After the concert, they gathered the graduating grade 6s all together and handed out their certificate.  Each kid then when through the line of their teachers and got a hug from each of them.

And with that, Liam has finished elementary school.  The adventures of Middle School will start in September.

Sunday, April 26, 2015


Even though there is STILL snow in our backyard, we decided to have burgers this weekend.  Not just any burgers, but homemade sliders, with homemade buns!  Hilary's Mum told us about a great potato burger bun recipe from Cook's Illustrated that she uses for burgers, so we gave it a go!

It's been a long time since we've made bread, but I think we are bitten with the baking bug again.

We had 3 different styles of sliders.

Bacon, cheddar and dill pickle.

Avocado and spicy Thai  pickle

Blue cheese and caramelized onions.

My favourite of the 3 was the Blue cheese and caramelized onions.  Hilary also made plain burgers for Liam.  When we were in the Dominican he was eating 4-6 sliders a day from the burger bar.  We didn't have a lot of hope that he would like them at home, but we thought we would give it a shot.  He scarfed both of his down in minutes and asked if next time we would make him 4!  You got it buddy!

Tuesday, April 21, 2015


I have long struggled with the definition of "ancestor"

Webster's defines the word as "a person who was in someone's family in past times : one of the people from whom a person is descended".

As an adoptee this becomes a bit of a head scratcher. Are my adoptive parent's "people" my ancestors? They are my family. But so are my birth parents, and their people. Does ancestry imply a DNA connection? Or is it a weird bit of both?

There is a new show out (at least new to us) put on in part by They help famous people research their ancestors and you get to follow along on their journey to find out if Great-times-8 Grandma was an axe murder or the local librarian. (Hint, in the episode we watched, she was an axe murderer!)

There seem to be 2 types of people doing the research. Group 1 finds out some trait about one of their ancestors and immediately decides that this is why they have that same trait. "I'm musical because I share 1/100th of my DNA with someone who sang in the church choir 300 years ago" or "I'm a strong believer in human rights because my great-great-great grandfather helped out with the Underground Railroad." Group 2 doesn't attribute their own successes/failures, likes or dislikes to their long dead kin, they just think it's cool to find out the history of people.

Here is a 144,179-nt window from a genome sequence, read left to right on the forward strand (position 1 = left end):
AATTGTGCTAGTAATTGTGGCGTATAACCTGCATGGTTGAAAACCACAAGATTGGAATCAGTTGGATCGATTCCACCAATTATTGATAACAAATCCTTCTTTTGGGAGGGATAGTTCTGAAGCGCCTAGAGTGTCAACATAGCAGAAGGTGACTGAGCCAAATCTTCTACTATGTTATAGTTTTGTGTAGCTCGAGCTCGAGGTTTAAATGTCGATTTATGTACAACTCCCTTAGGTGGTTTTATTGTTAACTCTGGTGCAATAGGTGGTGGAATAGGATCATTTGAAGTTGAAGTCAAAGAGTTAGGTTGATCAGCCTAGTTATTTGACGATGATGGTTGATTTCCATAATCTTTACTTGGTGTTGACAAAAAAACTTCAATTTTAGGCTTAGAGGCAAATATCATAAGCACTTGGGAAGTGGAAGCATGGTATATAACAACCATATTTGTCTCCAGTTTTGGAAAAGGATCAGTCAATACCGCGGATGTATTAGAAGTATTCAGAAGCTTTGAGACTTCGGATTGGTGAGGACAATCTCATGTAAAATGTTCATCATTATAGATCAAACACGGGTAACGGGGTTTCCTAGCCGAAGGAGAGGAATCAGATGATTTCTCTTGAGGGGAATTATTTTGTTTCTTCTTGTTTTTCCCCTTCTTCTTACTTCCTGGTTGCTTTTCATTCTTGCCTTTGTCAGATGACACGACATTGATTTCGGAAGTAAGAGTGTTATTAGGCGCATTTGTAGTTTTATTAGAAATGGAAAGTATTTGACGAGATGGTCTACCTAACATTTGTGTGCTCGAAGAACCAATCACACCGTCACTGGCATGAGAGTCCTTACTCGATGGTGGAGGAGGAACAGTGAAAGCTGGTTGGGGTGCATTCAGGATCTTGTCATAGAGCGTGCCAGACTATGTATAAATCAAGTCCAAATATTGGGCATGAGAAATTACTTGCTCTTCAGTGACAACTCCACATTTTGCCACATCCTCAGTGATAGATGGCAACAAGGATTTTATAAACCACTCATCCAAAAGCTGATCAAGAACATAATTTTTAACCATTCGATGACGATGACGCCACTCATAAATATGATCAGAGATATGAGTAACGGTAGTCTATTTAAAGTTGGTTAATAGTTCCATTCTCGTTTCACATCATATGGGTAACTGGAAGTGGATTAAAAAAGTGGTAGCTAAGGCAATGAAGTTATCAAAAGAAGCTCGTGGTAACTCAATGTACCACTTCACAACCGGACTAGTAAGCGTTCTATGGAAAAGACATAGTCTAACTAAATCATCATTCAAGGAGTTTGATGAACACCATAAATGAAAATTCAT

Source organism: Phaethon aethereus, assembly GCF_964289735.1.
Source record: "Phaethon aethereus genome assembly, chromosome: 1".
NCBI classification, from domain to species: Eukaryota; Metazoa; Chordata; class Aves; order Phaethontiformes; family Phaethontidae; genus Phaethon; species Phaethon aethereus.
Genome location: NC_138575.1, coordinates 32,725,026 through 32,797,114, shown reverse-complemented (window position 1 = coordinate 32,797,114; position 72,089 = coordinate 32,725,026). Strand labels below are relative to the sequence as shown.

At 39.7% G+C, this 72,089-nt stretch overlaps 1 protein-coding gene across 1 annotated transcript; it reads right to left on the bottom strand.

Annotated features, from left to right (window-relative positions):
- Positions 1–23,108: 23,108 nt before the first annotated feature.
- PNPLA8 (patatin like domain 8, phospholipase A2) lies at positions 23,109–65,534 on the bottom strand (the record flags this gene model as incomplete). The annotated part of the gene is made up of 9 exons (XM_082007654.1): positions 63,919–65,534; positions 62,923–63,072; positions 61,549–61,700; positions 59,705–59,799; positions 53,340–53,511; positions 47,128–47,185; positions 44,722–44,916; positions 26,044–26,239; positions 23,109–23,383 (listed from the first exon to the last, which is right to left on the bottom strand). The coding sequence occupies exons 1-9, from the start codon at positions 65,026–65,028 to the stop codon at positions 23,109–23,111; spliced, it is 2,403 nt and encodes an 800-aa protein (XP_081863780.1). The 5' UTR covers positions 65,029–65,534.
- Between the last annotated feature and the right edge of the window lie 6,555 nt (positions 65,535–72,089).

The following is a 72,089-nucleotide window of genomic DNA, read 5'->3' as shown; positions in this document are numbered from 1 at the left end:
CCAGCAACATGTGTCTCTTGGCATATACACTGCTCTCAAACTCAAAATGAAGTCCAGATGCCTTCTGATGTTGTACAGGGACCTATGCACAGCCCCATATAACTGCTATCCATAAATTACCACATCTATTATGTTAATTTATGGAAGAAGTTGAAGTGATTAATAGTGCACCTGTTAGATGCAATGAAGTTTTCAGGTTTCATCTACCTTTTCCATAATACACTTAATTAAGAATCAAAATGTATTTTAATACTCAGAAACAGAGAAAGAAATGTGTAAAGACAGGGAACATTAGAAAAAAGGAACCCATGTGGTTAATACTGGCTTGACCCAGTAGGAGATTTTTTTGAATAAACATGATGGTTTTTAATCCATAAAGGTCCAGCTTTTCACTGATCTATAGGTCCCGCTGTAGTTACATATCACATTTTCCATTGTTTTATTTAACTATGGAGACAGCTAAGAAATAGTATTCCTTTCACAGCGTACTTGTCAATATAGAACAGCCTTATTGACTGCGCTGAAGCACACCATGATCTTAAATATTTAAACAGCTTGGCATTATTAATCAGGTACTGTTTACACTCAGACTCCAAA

I find these shows uncomfortable to watch, mainly because of group 1. Knowing that my adoptive Great-Great-Great Grandparent did XY or Z really has no bearing on my ability to do the same thing. But I doubt it matters if my biological Great-Great-Great Grandparent could do it either. Do I get my sense of humour from genetics or being surrounded by funny people as I grew up? What makes me like animals, music, reading or anything else? Am I the product of my ancestors, or am I just only me?

When I was 11, I became very interested in tracing my adoptive family tree and spent a lot of time working on a big chart, filling it out from found obits and family stories. Since my adoption was during the closed-era, I had very limited information regarding my birth family and I figured I would never be able to find out anything about them. My interest with my adoptive family's history was very much an attempt to be able to connect with the past, any past. It felt important to me at the time to be able to say that these were my people and this is where I came from.

When I was 13 my mother, grandmother and I travelled to England to meet my grandmother's cousin. The trip was steeped in history, visiting gravesites and castle grounds where "our" ancestors had worked (we didn’t stumble across any long lost royalty, just a couple of gardeners). About halfway through the trip, I had a complete breakdown one night before bed. "I" had no ancestors. I didn't have any people that I came from. These stories and this history wasn't mine.

One of the few things that my birth mother sent me after we were reunited was 20+ pages of her family tree. She and her daughter that she raised had worked on it together for a school project long ago. She thought that I would like to see where I came from. It was a bitter sweet gift. Finally after 30+ years of not knowing where I came from, I was holding it all in my hands. But it didn’t mean anything to me. They were just names and dates on a piece of paper, with my name and birthdate penciled in like an afterthought. I realized that I had no connection to any of these people, even if we did share our genetic makeup.

It’s very difficult sometimes to feel like I belong and have a connection to the past. Other times it feels like my history starts with me, that there isn’t anything that came before me. I think I will follow the advice of Ralph Nader “We must strive to become good ancestors.”

Wednesday, April 8, 2015


Whether you are 6 or 12 years old, checkers with Grandpa on Easter weekend is always fun!